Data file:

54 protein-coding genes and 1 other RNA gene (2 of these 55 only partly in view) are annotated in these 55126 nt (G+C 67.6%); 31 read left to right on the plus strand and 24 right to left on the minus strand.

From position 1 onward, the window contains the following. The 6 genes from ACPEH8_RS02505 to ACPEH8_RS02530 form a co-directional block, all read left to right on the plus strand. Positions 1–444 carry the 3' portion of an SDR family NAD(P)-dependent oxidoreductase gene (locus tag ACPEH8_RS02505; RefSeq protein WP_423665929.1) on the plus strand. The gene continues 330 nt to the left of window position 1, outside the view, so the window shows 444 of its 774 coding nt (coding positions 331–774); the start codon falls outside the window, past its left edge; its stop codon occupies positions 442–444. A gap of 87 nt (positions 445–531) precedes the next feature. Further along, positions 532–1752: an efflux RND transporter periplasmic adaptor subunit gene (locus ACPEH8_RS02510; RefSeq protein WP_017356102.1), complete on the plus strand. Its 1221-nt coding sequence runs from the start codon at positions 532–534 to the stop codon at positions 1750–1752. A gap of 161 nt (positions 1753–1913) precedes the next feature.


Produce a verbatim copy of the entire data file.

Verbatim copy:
54 protein-coding genes and 1 other RNA gene (2 of these 55 only partly in view) are annotated in these 55126 nt (G+C 67.6%); 31 read left to right on the plus strand and 24 right to left on the minus strand.

From position 1 onward, the window contains the following. The 6 genes from ACPEH8_RS02505 to ACPEH8_RS02530 form a co-directional block, all read left to right on the plus strand. Positions 1–444 carry the 3' portion of an SDR family NAD(P)-dependent oxidoreductase gene (locus tag ACPEH8_RS02505; RefSeq protein WP_423665929.1) on the plus strand. The gene continues 330 nt to the left of window position 1, outside the view, so the window shows 444 of its 774 coding nt (coding positions 331–774); the start codon falls outside the window, past its left edge; its stop codon occupies positions 442–444. A gap of 87 nt (positions 445–531) precedes the next feature. Further along, positions 532–1752: an efflux RND transporter periplasmic adaptor subunit gene (locus ACPEH8_RS02510; RefSeq protein WP_017356102.1), complete on the plus strand. Its 1221-nt coding sequence runs from the start codon at positions 532–534 to the stop codon at positions 1750–1752. A gap of 161 nt (positions 1753–1913) precedes the next feature.